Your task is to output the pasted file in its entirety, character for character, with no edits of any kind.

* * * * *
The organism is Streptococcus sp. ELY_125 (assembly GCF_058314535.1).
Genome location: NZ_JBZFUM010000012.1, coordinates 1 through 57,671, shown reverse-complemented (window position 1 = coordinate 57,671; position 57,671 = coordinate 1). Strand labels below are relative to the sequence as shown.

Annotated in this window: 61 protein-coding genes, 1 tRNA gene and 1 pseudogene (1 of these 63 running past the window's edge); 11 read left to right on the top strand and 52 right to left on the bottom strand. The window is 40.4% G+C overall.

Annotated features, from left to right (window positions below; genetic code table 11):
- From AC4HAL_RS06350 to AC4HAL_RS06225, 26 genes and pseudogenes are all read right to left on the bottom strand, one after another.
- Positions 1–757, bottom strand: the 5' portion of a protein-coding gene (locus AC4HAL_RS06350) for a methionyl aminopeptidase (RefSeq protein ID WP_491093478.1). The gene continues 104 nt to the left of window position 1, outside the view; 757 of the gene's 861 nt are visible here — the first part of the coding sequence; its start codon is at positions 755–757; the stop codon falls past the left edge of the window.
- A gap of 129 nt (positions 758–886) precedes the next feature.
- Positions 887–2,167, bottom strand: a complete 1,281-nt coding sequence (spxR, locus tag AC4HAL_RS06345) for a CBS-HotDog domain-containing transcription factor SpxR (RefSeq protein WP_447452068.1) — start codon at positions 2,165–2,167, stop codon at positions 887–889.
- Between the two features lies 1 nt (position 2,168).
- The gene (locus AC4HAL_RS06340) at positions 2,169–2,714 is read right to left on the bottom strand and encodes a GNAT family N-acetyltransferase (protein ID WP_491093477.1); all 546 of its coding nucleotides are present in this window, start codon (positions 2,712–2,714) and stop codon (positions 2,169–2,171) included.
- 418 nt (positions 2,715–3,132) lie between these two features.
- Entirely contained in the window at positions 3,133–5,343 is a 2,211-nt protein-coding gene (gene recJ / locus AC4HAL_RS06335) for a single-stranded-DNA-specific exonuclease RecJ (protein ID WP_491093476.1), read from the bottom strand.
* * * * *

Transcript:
The organism is Streptococcus sp. ELY_125 (assembly GCF_058314535.1).
Genome location: NZ_JBZFUM010000012.1, coordinates 1 through 57,671, shown reverse-complemented (window position 1 = coordinate 57,671; position 57,671 = coordinate 1). Strand labels below are relative to the sequence as shown.

Annotated in this window: 61 protein-coding genes, 1 tRNA gene and 1 pseudogene (1 of these 63 running past the window's edge); 11 read left to right on the top strand and 52 right to left on the bottom strand. The window is 40.4% G+C overall.

Annotated features, from left to right (window positions below; genetic code table 11):
- From AC4HAL_RS06350 to AC4HAL_RS06225, 26 genes and pseudogenes are all read right to left on the bottom strand, one after another.
- Positions 1–757, bottom strand: the 5' portion of a protein-coding gene (locus AC4HAL_RS06350) for a methionyl aminopeptidase (RefSeq protein ID WP_491093478.1). The gene continues 104 nt to the left of window position 1, outside the view; 757 of the gene's 861 nt are visible here — the first part of the coding sequence; its start codon is at positions 755–757; the stop codon falls past the left edge of the window.
- A gap of 129 nt (positions 758–886) precedes the next feature.
- Positions 887–2,167, bottom strand: a complete 1,281-nt coding sequence (spxR, locus tag AC4HAL_RS06345) for a CBS-HotDog domain-containing transcription factor SpxR (RefSeq protein WP_447452068.1) — start codon at positions 2,165–2,167, stop codon at positions 887–889.
- Between the two features lies 1 nt (position 2,168).
- The gene (locus AC4HAL_RS06340) at positions 2,169–2,714 is read right to left on the bottom strand and encodes a GNAT family N-acetyltransferase (protein ID WP_491093477.1); all 546 of its coding nucleotides are present in this window, start codon (positions 2,712–2,714) and stop codon (positions 2,169–2,171) included.
- 418 nt (positions 2,715–3,132) lie between these two features.
- Entirely contained in the window at positions 3,133–5,343 is a 2,211-nt protein-coding gene (gene recJ / locus AC4HAL_RS06335) for a single-stranded-DNA-specific exonuclease RecJ (protein ID WP_491093476.1), read from the bottom strand.